School Photos - Ugh!


TPF Noob!
Sep 1, 2010
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Quebec, Canada
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So I got my son's school photos in today (Hes in grade 2) and I must say - I am SOOOO not impressed at all. I think my cat could have done a better job if she was half blind with only 3 legs! Like seriously. I have 18 photos / poses. Only 1 do I like. They used a new photographer this year and she used a green screen for all the kids in the school, but her PS skills are weak and they are poorly put together and as a result the photos do not look good. The sad thing is... this photographer came from a town that is about 3 hours away from here.

I would never consider it personally (although maybe I should lol - good business in these parts) but what's it take to be a photographer for a school? Has anyone ever done this before? I'm wayyy too new to even consider this but I'm wondering if the school just chose a real amateur this year for pics because they are really not nice at all.
Maybe you can get your money back and take them again yourself? Talk to the school; maybe a good business opportunity, lol.

But then you couldn't post here any more. You'd be a pro, and nobody likes that. :lmao:
Haha I know how you feel. My daughter's school pictures came in the other day. On a side not they don't send proofs anymore. They send the whole package and then want you to send them back if you want to buy any. That's stupid. It seems like they only do that to pressure kids to feel embarrassed or something when they bring the pictures back. Anyway, I told my wife to send them back cause they were terrible. I'm going to do them.
Why not contact the school and ask them what it takes to be the school photographer?
business in these parts) but what's it take to be a photographer for a school?

Absolutely nothing.

Well, I don't know what it would take for you personally to be a photographer for a school, but to join a company that does that, it takes absolutely nothing.

Where I work there are a range of people with different experience. Some of them shoot weddings, and others don't even own their own camera (not even a point and shoot). Most of their personal work isn't very good, and I can't imagine any of them to be superb photographers all on their own, even if I've never seen the personal work. Why? Why else would they be working for a low hourly wage, rather than running their own photography business?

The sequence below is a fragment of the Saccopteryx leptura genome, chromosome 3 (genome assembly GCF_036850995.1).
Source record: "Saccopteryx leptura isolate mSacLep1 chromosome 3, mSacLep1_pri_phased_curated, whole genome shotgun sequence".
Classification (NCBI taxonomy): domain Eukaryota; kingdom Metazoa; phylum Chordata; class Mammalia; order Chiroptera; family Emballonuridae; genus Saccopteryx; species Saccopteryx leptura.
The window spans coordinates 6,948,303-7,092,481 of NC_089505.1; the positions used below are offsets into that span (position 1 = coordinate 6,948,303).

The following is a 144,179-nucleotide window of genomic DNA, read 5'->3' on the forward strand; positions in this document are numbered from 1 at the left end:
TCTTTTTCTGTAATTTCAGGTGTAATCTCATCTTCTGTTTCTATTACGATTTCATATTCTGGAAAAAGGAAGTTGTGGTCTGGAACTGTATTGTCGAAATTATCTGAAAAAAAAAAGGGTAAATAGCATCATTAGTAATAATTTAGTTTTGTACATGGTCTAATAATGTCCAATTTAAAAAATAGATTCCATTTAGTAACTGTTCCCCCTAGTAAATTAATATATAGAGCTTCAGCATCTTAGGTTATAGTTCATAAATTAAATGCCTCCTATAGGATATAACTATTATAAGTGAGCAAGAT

I suppose there are reasons to do that rather than have your own business, but I can't imagine what any of them are. Why would you choose to work for the "Walmart of Photography", if you could bank all on your own?

Ps. Yes this is my first post, but this isn't my first post. I've been around these parts once or twice, I'm just choosing not to make comments about such things under my usual persona, as I'm not sure who is on this forum that may end up being one of my colleagues!
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Last year was the last year that we bought school pictures. I don't see the point in laying down money for something that I can do better and more creatively. There was an article in one of the photography magazines that I subscribe to (the name of the mag is escaping me right now) about a photographer that started doing school photographs for his daughter's school and took a more modern approach to it by shooting full length portraits on a 15' (I think) seamless backdrop. The pictures were fun and unique and definitely more appealing than the usual Lifetouch torso shot.

I'm no expert but from dealing with my clients (which are almost all universally children/teenagers), I would say that to be a school photographer you need to be proficient with off camera lighting (strobe, or continuous), age appropriate posing, and able to connect with and get a smile or genuine reaction from a child or teenager. You need the right equipment, a good portrait lens, and good liability insurance. Most of all, confidence.

School pictures, once you get past the elementary group pictures, are so disposable. You almost always end up with more prints than you need, and a mediocre picture that doesn't show off your kids personality. Even if the picture that you produce isn't technically fantastic, at least you have the personal connection of being able to say, "*I* took that picture".

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